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A World of Change: Social Innovation & Leadership

by on June 13, 2013

(a blog post written for the Leadership Calgary organization, re-published here.)

“In a world of change, the learners shall inherit the earth, while the learned shall find themselves perfectly suited for a world that no longer exists.”
Eric Hoffer

As someone who has been involved in Leadership Calgary for many years, I always knew the program had the potential to support social change – in fact, that is the explicit purpose of the program[1] – but I hadn’t consciously considered how adaptive leadership[2] and social innovation are connected and mutually supportive.   It was a recent conversation with friends about social innovation that got me thinking about the power of understanding adaptive leadership and social innovation as linked and parallel processes.

Although the term ‘social innovation’ has been around since the 1960s[3], it has recently become a huge buzz-word in the social sector.  “Social innovation” is everywhere these days.  It’s associated with social entrepreneurship, social finance, corporate social responsibility, social enterprise and a host of other tactical efforts to create social value.   Despite all of these efforts, true social innovation continues to be elusive.

The University of Waterloo defines social innovation as “Social innovation is an initiative, product, process or program that profoundly changes the basic routines, resource and authority flows or beliefs of any social system. Successful social innovations have durability and broad impact.”[4]  And a definition from the Stanford Social Innovation Review defines it as “A novel solution to a social problem that is more effective, efficient, sustainable, or just than existing solutions and for which the value created accrues primarily to society as a whole rather than private individuals.”[5]   Both definitions deal with a common theme:  Change that creates and supports a more adaptive society.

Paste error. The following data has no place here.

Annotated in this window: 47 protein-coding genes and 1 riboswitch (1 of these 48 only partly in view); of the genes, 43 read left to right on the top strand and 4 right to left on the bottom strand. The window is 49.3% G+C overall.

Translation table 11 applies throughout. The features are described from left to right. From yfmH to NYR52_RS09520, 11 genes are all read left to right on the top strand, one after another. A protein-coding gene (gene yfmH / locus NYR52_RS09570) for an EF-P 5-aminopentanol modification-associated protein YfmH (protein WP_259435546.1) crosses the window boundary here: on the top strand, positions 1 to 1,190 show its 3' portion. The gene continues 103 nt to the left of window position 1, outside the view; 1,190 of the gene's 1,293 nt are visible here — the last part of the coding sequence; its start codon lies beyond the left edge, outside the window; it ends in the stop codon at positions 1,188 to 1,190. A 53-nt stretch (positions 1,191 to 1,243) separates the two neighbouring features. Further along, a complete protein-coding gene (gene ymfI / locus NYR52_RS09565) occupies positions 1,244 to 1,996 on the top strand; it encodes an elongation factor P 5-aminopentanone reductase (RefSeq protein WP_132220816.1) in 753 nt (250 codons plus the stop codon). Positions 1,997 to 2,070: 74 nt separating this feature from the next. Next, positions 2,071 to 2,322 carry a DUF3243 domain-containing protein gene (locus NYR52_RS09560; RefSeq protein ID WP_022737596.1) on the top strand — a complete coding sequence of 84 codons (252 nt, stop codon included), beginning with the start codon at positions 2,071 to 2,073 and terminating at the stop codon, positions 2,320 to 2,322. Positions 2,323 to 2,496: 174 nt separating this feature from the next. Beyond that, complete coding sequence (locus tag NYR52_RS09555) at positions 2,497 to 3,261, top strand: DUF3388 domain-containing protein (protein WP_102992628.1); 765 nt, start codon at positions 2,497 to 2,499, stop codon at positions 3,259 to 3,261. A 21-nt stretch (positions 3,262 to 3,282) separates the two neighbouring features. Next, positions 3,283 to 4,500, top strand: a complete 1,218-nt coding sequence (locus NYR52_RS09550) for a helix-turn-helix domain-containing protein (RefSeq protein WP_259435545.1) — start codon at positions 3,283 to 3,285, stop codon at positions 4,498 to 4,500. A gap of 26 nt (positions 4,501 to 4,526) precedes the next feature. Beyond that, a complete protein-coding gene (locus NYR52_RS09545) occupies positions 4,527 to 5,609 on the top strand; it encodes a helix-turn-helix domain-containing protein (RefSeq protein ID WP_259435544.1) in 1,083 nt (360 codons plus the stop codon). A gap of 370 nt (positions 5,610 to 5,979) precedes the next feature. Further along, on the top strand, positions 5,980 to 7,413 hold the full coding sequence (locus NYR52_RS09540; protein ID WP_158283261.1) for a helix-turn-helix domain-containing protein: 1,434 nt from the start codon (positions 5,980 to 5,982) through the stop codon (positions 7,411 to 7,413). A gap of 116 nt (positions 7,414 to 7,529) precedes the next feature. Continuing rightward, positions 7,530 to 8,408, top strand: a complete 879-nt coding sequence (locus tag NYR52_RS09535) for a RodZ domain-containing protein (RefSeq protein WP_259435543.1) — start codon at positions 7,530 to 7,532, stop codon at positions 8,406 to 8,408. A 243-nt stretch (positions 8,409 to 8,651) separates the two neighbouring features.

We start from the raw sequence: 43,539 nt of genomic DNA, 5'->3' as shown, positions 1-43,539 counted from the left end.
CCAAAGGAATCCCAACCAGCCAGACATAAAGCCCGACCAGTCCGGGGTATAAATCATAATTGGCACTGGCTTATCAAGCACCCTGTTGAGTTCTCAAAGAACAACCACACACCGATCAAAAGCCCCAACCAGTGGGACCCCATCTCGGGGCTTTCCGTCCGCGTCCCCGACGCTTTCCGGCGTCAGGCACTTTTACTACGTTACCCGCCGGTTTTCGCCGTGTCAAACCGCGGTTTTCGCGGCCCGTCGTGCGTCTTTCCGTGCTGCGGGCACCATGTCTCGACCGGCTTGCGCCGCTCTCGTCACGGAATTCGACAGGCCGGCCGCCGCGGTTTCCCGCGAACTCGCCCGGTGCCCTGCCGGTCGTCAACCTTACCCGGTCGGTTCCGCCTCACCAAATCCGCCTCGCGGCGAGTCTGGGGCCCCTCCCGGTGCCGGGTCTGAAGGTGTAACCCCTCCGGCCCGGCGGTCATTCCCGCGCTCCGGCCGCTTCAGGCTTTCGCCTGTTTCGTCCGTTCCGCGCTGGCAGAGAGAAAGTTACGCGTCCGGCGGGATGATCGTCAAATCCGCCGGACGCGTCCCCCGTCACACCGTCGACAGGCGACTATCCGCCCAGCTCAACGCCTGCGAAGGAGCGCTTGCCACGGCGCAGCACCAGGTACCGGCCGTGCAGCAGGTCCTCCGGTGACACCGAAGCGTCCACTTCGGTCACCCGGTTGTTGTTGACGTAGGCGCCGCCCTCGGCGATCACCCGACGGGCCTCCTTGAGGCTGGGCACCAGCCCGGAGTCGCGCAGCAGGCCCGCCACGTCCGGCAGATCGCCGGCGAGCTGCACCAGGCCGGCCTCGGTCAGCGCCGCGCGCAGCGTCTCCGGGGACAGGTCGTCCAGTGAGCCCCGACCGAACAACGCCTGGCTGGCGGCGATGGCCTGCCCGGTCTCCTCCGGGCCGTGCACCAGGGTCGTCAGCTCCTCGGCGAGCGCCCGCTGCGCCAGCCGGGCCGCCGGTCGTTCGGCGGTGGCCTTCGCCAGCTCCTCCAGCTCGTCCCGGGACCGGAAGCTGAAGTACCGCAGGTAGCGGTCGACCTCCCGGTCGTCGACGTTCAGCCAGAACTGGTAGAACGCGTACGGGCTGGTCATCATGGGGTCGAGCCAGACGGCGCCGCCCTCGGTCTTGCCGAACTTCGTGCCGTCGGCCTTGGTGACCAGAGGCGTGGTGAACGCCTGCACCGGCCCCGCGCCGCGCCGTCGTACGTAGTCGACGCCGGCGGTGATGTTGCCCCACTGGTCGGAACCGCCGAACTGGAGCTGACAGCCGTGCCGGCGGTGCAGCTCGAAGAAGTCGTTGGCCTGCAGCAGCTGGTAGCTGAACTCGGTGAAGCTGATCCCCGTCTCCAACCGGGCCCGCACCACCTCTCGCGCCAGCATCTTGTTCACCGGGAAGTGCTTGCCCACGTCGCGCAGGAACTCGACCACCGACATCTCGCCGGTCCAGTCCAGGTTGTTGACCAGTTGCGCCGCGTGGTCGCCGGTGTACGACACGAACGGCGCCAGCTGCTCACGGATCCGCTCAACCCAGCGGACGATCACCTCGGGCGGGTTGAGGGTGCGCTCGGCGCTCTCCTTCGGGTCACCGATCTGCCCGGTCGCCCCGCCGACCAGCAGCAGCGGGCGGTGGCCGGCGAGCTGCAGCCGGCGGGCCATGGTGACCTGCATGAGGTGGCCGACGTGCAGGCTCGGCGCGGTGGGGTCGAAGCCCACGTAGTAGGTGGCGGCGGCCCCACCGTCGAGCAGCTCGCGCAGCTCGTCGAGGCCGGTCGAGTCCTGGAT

So, the question becomes:  how do we create change that creates and supports a more adaptive society?   Well, in order to understand social innovation we need to understand something about innovation generally.  Innovation happens around us all the time:  a new App, a better dog food, an improved running shoe, a medical discovery, new weapons systems, new finance & banking services, new marketing techniques, a new policy for supporting development in the developing world… the list goes on.   It seems to me that the problem isn’t that we don’t know how to innovate:  it’s that we don’t know how to innovate in ways that support sustainable, positive societal change over time.  Innovations are driven by a range of motivations with different levels of understanding, care and concern for the common good. What looks like a great advance in one specialized area of interest can have highly destructive effects on society as a whole.